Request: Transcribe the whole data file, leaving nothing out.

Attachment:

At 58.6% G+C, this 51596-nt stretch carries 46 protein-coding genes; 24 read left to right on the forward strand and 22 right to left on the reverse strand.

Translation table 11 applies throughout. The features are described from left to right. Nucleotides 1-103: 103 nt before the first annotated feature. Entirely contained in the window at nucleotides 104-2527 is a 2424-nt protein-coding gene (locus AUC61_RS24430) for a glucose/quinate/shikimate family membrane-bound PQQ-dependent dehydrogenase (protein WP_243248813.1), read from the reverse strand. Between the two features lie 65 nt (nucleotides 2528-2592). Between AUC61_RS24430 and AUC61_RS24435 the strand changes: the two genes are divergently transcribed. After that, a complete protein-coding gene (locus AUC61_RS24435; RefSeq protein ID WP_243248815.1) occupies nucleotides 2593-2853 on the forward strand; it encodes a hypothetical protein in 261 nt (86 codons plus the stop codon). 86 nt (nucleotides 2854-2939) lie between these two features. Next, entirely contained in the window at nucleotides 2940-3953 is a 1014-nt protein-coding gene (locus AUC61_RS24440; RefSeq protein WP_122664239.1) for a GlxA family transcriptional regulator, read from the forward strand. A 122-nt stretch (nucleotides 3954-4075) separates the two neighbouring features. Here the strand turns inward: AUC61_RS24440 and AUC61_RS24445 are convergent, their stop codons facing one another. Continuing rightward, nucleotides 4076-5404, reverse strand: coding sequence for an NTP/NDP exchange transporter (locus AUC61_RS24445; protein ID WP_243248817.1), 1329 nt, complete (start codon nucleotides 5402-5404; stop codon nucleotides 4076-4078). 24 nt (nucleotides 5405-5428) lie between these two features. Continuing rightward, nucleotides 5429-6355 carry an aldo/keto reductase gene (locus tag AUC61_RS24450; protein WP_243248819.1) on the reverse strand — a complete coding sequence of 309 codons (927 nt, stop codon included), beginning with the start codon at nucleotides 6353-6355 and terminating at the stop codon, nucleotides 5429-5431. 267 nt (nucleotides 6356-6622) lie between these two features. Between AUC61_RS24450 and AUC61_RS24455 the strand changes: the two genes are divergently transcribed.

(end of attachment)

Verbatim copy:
At 58.6% G+C, this 51596-nt stretch carries 46 protein-coding genes; 24 read left to right on the forward strand and 22 right to left on the reverse strand.

Translation table 11 applies throughout. The features are described from left to right. Nucleotides 1-103: 103 nt before the first annotated feature. Entirely contained in the window at nucleotides 104-2527 is a 2424-nt protein-coding gene (locus AUC61_RS24430) for a glucose/quinate/shikimate family membrane-bound PQQ-dependent dehydrogenase (protein WP_243248813.1), read from the reverse strand. Between the two features lie 65 nt (nucleotides 2528-2592). Between AUC61_RS24430 and AUC61_RS24435 the strand changes: the two genes are divergently transcribed. After that, a complete protein-coding gene (locus AUC61_RS24435; RefSeq protein ID WP_243248815.1) occupies nucleotides 2593-2853 on the forward strand; it encodes a hypothetical protein in 261 nt (86 codons plus the stop codon). 86 nt (nucleotides 2854-2939) lie between these two features. Next, entirely contained in the window at nucleotides 2940-3953 is a 1014-nt protein-coding gene (locus AUC61_RS24440; RefSeq protein WP_122664239.1) for a GlxA family transcriptional regulator, read from the forward strand. A 122-nt stretch (nucleotides 3954-4075) separates the two neighbouring features. Here the strand turns inward: AUC61_RS24440 and AUC61_RS24445 are convergent, their stop codons facing one another. Continuing rightward, nucleotides 4076-5404, reverse strand: coding sequence for an NTP/NDP exchange transporter (locus AUC61_RS24445; protein ID WP_243248817.1), 1329 nt, complete (start codon nucleotides 5402-5404; stop codon nucleotides 4076-4078). 24 nt (nucleotides 5405-5428) lie between these two features. Continuing rightward, nucleotides 5429-6355 carry an aldo/keto reductase gene (locus tag AUC61_RS24450; protein WP_243248819.1) on the reverse strand — a complete coding sequence of 309 codons (927 nt, stop codon included), beginning with the start codon at nucleotides 6353-6355 and terminating at the stop codon, nucleotides 5429-5431. 267 nt (nucleotides 6356-6622) lie between these two features. Between AUC61_RS24450 and AUC61_RS24455 the strand changes: the two genes are divergently transcribed.